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Call for centralised database as starving horses abandoned

While some of the animals are microchipped, the information is held across across 10 databases to which the DSPCA have limited access.

Image: DSPCA

THE DUBLIN SOCIETY for Prevention of Cruelty to Animals (DSPCA) has today announced that they will start the emergency feeding of horses which have been abandoned in the greater Dublin area.

The charity has seen an increase in the number of calls it has received in recent days from people who have reported the abandoned animals.

The CEO of the DSPCA, Brian Gillen, said that many of these animals were being abandoned on “partially completed building sites and lands along the M50 area which are a danger in themselves to horses.”

“Added to that these lands cannot provide the nutrition necessary to keep horses alive nor indeed, in many of these locations, water,” he said.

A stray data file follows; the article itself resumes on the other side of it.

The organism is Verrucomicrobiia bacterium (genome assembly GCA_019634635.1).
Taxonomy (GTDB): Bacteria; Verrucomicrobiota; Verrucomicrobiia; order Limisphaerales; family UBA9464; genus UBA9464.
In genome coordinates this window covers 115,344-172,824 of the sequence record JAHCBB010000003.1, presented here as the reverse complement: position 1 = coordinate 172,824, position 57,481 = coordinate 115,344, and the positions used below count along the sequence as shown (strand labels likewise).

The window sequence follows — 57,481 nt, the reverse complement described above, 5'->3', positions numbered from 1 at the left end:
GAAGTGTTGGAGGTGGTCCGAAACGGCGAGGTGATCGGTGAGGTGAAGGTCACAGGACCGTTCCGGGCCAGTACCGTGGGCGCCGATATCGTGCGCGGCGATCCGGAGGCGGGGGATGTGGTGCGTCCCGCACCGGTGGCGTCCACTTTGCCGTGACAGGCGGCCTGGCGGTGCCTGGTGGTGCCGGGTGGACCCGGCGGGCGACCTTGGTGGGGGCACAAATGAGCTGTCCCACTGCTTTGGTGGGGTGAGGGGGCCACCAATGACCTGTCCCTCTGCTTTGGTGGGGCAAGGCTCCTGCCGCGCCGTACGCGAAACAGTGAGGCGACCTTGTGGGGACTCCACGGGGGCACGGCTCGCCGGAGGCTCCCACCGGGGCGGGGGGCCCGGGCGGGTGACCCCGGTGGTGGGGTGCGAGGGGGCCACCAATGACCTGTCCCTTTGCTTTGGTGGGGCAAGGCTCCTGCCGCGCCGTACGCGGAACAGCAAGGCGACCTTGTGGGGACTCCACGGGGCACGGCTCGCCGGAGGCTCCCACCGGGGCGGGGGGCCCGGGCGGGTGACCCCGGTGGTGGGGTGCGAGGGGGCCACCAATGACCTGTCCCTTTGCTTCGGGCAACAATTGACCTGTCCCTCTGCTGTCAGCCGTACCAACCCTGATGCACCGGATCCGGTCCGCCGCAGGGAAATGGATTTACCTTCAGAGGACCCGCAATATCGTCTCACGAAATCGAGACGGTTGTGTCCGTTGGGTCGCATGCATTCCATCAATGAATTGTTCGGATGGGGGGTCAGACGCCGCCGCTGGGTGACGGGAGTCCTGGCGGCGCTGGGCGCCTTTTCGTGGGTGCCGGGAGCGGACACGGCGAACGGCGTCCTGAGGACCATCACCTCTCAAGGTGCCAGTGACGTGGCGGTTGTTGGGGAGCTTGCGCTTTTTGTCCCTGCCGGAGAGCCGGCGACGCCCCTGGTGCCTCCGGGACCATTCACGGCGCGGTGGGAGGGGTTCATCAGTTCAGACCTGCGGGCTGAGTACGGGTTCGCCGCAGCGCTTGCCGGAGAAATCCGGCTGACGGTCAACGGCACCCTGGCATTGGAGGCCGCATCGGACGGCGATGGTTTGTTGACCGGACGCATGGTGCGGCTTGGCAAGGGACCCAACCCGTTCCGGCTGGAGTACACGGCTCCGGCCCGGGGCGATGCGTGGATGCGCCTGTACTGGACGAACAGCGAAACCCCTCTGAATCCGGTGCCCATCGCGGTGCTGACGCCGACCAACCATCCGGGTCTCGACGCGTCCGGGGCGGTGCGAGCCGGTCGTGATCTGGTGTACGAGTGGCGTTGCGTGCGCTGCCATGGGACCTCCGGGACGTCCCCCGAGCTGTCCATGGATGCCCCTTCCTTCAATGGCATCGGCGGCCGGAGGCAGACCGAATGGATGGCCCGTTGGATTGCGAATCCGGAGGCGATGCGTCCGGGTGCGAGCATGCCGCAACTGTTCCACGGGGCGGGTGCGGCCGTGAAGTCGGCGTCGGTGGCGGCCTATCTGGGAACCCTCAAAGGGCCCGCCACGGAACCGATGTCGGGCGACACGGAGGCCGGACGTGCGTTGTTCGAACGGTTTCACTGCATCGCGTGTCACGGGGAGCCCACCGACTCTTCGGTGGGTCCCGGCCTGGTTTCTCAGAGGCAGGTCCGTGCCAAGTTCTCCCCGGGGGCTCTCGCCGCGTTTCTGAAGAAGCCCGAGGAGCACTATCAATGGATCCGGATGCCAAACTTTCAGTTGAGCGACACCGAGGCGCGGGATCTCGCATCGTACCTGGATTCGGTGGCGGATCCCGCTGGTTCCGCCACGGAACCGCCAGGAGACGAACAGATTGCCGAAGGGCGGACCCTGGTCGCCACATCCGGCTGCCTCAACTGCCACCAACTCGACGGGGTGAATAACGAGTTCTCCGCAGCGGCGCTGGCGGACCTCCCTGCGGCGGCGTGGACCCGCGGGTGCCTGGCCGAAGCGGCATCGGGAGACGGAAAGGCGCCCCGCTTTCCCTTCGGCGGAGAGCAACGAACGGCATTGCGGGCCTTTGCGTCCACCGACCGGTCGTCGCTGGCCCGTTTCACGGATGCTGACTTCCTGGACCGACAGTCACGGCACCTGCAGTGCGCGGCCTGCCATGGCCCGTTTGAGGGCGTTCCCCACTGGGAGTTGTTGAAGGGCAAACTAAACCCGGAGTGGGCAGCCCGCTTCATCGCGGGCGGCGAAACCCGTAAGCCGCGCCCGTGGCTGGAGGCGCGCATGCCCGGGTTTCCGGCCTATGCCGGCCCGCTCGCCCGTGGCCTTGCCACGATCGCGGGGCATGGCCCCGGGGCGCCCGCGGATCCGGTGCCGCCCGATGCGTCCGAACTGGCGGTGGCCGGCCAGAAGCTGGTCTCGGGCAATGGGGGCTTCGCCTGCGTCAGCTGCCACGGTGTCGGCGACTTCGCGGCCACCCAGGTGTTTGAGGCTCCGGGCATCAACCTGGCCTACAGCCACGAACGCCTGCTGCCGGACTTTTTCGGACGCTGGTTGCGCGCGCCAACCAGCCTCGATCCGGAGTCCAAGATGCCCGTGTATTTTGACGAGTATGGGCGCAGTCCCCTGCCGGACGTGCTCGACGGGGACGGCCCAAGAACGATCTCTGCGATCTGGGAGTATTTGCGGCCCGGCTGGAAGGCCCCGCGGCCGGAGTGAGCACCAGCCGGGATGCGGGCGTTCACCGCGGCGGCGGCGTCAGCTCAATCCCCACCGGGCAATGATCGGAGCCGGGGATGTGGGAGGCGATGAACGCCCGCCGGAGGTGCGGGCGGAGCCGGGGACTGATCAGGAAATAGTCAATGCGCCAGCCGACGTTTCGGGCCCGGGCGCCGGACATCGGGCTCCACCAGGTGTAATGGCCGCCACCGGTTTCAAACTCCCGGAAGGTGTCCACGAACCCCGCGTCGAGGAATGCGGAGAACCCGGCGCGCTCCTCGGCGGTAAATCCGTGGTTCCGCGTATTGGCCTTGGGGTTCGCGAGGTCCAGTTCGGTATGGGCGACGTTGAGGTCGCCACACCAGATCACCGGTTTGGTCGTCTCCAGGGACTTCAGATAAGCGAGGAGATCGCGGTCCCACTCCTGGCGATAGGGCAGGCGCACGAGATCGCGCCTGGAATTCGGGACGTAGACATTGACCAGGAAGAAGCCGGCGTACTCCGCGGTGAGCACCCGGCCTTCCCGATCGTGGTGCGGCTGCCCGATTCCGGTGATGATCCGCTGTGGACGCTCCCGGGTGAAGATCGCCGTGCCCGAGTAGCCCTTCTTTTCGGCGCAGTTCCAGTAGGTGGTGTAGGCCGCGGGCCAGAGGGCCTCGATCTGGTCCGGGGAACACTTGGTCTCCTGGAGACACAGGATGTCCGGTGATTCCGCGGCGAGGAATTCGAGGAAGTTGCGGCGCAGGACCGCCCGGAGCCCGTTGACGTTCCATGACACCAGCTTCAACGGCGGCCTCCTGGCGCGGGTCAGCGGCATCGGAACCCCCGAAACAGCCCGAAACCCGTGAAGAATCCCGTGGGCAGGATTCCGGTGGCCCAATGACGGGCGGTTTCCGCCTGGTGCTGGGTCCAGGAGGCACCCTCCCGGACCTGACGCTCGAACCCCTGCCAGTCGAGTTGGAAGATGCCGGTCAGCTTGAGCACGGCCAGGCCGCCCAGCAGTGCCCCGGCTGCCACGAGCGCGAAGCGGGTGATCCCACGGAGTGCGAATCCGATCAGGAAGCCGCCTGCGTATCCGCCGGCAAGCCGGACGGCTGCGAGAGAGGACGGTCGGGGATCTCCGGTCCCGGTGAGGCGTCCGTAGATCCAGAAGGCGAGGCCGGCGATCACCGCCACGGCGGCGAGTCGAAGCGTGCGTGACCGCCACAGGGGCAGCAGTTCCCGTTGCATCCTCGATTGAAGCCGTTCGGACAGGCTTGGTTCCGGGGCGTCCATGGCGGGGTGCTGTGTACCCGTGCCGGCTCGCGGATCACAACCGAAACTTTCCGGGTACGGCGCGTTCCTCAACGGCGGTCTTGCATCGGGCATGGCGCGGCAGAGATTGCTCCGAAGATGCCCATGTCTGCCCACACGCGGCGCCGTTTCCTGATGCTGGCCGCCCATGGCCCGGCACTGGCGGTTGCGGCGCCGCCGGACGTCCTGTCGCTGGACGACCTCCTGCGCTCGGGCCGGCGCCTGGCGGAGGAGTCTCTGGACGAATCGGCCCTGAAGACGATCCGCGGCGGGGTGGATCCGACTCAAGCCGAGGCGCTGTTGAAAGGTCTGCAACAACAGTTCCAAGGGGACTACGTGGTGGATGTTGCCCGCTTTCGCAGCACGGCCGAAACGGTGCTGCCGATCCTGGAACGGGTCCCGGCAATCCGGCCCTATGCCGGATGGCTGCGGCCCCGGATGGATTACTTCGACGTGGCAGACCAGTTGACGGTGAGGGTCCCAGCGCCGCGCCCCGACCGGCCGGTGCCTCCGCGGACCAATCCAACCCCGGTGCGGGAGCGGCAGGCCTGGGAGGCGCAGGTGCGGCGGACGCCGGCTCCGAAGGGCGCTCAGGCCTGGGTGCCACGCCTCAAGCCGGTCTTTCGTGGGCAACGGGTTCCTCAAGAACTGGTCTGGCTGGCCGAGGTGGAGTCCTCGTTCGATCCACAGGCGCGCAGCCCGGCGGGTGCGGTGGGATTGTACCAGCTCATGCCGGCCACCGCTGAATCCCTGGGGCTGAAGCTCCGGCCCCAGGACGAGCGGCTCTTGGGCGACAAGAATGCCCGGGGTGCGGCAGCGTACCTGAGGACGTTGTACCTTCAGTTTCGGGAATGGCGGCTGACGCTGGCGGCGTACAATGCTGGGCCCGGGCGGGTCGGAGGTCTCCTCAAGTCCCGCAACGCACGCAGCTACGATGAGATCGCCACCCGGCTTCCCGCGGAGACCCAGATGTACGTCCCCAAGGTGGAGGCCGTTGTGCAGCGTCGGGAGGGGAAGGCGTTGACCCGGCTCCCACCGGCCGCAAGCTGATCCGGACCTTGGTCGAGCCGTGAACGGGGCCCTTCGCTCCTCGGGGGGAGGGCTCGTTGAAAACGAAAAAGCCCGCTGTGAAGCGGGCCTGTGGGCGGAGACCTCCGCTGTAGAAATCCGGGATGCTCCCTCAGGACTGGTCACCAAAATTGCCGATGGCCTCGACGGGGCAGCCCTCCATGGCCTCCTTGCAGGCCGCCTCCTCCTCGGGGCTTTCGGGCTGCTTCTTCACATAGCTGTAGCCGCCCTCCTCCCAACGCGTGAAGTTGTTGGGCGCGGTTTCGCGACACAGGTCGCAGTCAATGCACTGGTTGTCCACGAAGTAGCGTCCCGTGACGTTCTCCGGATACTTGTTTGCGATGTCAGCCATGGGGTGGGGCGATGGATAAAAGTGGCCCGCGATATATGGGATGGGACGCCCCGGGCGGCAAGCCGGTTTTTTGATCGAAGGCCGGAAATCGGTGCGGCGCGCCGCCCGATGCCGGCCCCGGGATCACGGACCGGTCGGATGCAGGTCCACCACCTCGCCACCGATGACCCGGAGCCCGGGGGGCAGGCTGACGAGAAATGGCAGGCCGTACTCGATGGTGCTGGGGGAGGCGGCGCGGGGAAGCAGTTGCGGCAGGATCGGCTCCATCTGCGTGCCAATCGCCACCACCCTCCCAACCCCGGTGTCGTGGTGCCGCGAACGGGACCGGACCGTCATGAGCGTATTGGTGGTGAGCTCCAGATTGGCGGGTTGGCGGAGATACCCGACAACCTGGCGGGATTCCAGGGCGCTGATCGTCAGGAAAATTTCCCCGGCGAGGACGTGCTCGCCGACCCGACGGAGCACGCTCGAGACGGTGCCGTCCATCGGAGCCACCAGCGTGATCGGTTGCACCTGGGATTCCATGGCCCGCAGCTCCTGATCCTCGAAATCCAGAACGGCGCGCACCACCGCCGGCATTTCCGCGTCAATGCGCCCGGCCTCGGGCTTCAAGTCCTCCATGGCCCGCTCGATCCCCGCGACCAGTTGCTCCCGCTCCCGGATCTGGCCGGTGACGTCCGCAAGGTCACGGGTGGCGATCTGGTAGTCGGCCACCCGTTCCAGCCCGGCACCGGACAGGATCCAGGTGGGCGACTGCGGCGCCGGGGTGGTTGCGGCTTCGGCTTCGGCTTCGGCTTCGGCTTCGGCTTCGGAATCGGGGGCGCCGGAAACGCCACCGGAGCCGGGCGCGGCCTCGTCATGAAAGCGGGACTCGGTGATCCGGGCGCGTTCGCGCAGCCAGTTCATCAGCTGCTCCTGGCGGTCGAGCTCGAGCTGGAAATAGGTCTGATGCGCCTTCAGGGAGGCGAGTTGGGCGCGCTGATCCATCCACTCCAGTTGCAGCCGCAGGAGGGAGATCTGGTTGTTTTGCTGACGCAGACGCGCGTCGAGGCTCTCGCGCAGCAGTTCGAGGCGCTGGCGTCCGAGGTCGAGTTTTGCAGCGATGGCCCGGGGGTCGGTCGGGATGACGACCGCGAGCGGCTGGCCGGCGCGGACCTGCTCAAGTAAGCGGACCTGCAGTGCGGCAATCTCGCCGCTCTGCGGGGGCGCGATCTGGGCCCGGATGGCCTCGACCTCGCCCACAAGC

He went on to advise landowners that they have a responsibility regarding the welfare of these horses, “regardless of their ownership or otherwise.”

The DSPCA has said that although the microchipping of horses does take place, the associated data is held across 10 databases and that there is no legal obligation for its administrators to share this information with the charity.

Gillen called on the Minister for Agriculture, Simon Coveneny, to fix this:

We would urge the Minister for Agriculture to introduce a single regulated national database for the protection of horses and to ensure owners meet responsibilities.

Call for centralised database as starving horses abandoned
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Paul Hyland

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